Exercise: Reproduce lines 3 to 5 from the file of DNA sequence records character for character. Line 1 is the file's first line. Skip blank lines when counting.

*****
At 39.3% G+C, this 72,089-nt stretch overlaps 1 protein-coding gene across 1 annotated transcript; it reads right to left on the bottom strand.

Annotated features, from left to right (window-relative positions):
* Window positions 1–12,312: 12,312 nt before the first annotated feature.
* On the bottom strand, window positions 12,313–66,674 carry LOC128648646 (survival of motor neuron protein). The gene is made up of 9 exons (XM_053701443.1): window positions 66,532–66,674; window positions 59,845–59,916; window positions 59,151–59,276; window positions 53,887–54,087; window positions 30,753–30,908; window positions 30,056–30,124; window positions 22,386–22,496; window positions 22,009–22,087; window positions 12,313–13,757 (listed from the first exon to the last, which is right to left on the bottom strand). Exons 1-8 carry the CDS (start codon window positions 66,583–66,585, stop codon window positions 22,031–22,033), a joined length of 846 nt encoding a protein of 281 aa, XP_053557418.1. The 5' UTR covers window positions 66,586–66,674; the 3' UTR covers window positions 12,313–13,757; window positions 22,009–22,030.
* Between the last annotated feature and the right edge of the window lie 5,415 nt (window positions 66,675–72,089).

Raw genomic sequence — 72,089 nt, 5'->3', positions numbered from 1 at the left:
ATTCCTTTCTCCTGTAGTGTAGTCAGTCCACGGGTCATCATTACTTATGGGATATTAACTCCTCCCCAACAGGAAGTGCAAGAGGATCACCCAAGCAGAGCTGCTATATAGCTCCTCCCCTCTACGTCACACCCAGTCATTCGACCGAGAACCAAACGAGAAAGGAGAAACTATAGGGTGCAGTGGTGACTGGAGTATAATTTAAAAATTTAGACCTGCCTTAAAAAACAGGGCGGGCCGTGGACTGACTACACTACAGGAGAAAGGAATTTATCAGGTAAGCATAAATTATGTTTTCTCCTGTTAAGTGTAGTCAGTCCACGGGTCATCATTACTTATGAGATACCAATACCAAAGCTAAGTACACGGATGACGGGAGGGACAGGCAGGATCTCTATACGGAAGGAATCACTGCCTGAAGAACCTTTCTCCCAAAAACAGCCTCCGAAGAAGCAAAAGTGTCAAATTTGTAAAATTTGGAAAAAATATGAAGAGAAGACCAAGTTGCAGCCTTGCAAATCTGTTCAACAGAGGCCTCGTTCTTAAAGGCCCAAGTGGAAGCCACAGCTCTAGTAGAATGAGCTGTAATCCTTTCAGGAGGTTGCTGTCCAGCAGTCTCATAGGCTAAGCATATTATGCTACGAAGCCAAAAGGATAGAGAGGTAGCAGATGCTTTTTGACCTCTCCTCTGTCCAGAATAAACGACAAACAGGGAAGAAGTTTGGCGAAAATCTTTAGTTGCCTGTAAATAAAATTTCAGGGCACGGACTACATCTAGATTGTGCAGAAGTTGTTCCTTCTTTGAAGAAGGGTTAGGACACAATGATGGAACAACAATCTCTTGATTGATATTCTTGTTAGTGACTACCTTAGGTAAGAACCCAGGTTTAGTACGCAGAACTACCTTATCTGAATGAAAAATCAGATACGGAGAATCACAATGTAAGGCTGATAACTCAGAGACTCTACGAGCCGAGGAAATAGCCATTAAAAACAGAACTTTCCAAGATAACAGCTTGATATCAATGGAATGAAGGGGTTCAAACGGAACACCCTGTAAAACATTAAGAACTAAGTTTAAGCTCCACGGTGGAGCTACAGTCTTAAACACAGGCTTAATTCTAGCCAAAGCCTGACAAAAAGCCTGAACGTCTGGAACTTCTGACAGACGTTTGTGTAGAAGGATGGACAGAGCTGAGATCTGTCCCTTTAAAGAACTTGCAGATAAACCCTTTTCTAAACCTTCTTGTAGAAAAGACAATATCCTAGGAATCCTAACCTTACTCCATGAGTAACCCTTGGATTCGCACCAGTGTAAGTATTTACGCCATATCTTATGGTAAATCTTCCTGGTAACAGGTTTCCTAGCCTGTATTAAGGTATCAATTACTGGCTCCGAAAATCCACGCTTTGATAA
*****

* Window positions 1–12,312: 12,312 nt before the first annotated feature.
* On the bottom strand, window positions 12,313–66,674 carry LOC128648646 (survival of motor neuron protein). The gene is made up of 9 exons (XM_053701443.1): window positions 66,532–66,674; window positions 59,845–59,916; window positions 59,151–59,276; window positions 53,887–54,087; window positions 30,753–30,908; window positions 30,056–30,124; window positions 22,386–22,496; window positions 22,009–22,087; window positions 12,313–13,757 (listed from the first exon to the last, which is right to left on the bottom strand). Exons 1-8 carry the CDS (start codon window positions 66,583–66,585, stop codon window positions 22,031–22,033), a joined length of 846 nt encoding a protein of 281 aa, XP_053557418.1. The 5' UTR covers window positions 66,586–66,674; the 3' UTR covers window positions 12,313–13,757; window positions 22,009–22,030.
* Between the last annotated feature and the right edge of the window lie 5,415 nt (window positions 66,675–72,089).